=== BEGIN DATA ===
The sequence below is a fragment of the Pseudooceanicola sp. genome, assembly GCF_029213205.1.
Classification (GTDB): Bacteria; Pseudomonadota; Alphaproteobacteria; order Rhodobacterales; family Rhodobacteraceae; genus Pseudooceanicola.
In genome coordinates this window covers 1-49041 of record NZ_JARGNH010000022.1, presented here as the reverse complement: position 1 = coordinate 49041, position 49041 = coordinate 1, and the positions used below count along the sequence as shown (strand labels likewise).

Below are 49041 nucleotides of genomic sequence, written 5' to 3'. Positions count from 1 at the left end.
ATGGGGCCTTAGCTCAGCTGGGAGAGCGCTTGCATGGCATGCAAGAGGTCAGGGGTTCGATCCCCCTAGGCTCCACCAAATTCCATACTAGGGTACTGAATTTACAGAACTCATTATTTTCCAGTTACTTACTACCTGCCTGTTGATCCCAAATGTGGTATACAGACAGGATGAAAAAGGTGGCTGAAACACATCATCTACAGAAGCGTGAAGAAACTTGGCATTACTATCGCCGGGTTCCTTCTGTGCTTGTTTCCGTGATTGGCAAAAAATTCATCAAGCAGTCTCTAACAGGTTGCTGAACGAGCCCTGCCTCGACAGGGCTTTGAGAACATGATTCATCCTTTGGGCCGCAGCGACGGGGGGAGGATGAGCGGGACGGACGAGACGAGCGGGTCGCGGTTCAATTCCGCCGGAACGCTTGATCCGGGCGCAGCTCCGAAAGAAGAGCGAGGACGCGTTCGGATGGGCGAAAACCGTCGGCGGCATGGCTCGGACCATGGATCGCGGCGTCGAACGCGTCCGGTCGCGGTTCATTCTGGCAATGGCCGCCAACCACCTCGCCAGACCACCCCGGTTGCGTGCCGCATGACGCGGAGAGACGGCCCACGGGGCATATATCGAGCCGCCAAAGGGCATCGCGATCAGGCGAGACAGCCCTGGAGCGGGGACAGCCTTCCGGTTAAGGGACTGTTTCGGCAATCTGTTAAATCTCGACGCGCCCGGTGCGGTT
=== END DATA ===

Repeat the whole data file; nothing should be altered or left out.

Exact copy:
The sequence below is a fragment of the Pseudooceanicola sp. genome, assembly GCF_029213205.1.
Classification (GTDB): Bacteria; Pseudomonadota; Alphaproteobacteria; order Rhodobacterales; family Rhodobacteraceae; genus Pseudooceanicola.
In genome coordinates this window covers 1-49041 of record NZ_JARGNH010000022.1, presented here as the reverse complement: position 1 = coordinate 49041, position 49041 = coordinate 1, and the positions used below count along the sequence as shown (strand labels likewise).

Below are 49041 nucleotides of genomic sequence, written 5' to 3'. Positions count from 1 at the left end.
ATGGGGCCTTAGCTCAGCTGGGAGAGCGCTTGCATGGCATGCAAGAGGTCAGGGGTTCGATCCCCCTAGGCTCCACCAAATTCCATACTAGGGTACTGAATTTACAGAACTCATTATTTTCCAGTTACTTACTACCTGCCTGTTGATCCCAAATGTGGTATACAGACAGGATGAAAAAGGTGGCTGAAACACATCATCTACAGAAGCGTGAAGAAACTTGGCATTACTATCGCCGGGTTCCTTCTGTGCTTGTTTCCGTGATTGGCAAAAAATTCATCAAGCAGTCTCTAACAGGTTGCTGAACGAGCCCTGCCTCGACAGGGCTTTGAGAACATGATTCATCCTTTGGGCCGCAGCGACGGGGGGAGGATGAGCGGGACGGACGAGACGAGCGGGTCGCGGTTCAATTCCGCCGGAACGCTTGATCCGGGCGCAGCTCCGAAAGAAGAGCGAGGACGCGTTCGGATGGGCGAAAACCGTCGGCGGCATGGCTCGGACCATGGATCGCGGCGTCGAACGCGTCCGGTCGCGGTTCATTCTGGCAATGGCCGCCAACCACCTCGCCAGACCACCCCGGTTGCGTGCCGCATGACGCGGAGAGACGGCCCACGGGGCATATATCGAGCCGCCAAAGGGCATCGCGATCAGGCGAGACAGCCCTGGAGCGGGGACAGCCTTCCGGTTAAGGGACTGTTTCGGCAATCTGTTAAATCTCGACGCGCCCGGTGCGGTT